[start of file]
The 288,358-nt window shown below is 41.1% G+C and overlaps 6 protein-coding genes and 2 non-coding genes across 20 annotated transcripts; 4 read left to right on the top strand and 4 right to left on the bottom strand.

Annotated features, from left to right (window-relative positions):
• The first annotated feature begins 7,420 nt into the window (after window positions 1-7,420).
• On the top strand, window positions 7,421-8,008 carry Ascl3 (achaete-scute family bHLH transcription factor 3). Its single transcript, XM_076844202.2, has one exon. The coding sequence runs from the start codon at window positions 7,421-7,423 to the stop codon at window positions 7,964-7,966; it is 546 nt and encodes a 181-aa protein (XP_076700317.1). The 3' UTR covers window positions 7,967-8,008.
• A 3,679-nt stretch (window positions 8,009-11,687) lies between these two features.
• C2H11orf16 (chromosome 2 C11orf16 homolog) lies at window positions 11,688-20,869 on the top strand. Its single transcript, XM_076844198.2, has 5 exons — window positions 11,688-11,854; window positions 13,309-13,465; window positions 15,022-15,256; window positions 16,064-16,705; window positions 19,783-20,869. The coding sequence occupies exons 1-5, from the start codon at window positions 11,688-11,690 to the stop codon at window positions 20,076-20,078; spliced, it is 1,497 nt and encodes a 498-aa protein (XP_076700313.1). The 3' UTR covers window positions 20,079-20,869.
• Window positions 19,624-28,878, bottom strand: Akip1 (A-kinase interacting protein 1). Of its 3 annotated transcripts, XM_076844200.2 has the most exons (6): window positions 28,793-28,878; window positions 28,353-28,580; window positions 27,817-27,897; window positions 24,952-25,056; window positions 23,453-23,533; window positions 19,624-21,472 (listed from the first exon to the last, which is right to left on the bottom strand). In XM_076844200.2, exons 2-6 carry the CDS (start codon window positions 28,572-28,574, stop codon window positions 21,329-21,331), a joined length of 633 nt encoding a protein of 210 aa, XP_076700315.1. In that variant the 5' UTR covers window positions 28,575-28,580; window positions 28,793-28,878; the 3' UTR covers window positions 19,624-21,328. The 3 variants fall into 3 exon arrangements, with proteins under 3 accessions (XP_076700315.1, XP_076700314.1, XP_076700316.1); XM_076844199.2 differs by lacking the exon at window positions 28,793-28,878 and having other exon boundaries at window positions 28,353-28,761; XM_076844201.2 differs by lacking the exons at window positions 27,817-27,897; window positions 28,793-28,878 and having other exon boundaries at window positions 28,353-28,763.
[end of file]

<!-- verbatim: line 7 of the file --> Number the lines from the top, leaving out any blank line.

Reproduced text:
• Window positions 19,624-28,878, bottom strand: Akip1 (A-kinase interacting protein 1). Of its 3 annotated transcripts, XM_076844200.2 has the most exons (6): window positions 28,793-28,878; window positions 28,353-28,580; window positions 27,817-27,897; window positions 24,952-25,056; window positions 23,453-23,533; window positions 19,624-21,472 (listed from the first exon to the last, which is right to left on the bottom strand). In XM_076844200.2, exons 2-6 carry the CDS (start codon window positions 28,572-28,574, stop codon window positions 21,329-21,331), a joined length of 633 nt encoding a protein of 210 aa, XP_076700315.1. In that variant the 5' UTR covers window positions 28,575-28,580; window positions 28,793-28,878; the 3' UTR covers window positions 19,624-21,328. The 3 variants fall into 3 exon arrangements, with proteins under 3 accessions (XP_076700315.1, XP_076700314.1, XP_076700316.1); XM_076844199.2 differs by lacking the exon at window positions 28,793-28,878 and having other exon boundaries at window positions 28,353-28,761; XM_076844201.2 differs by lacking the exons at window positions 27,817-27,897; window positions 28,793-28,878 and having other exon boundaries at window positions 28,353-28,763.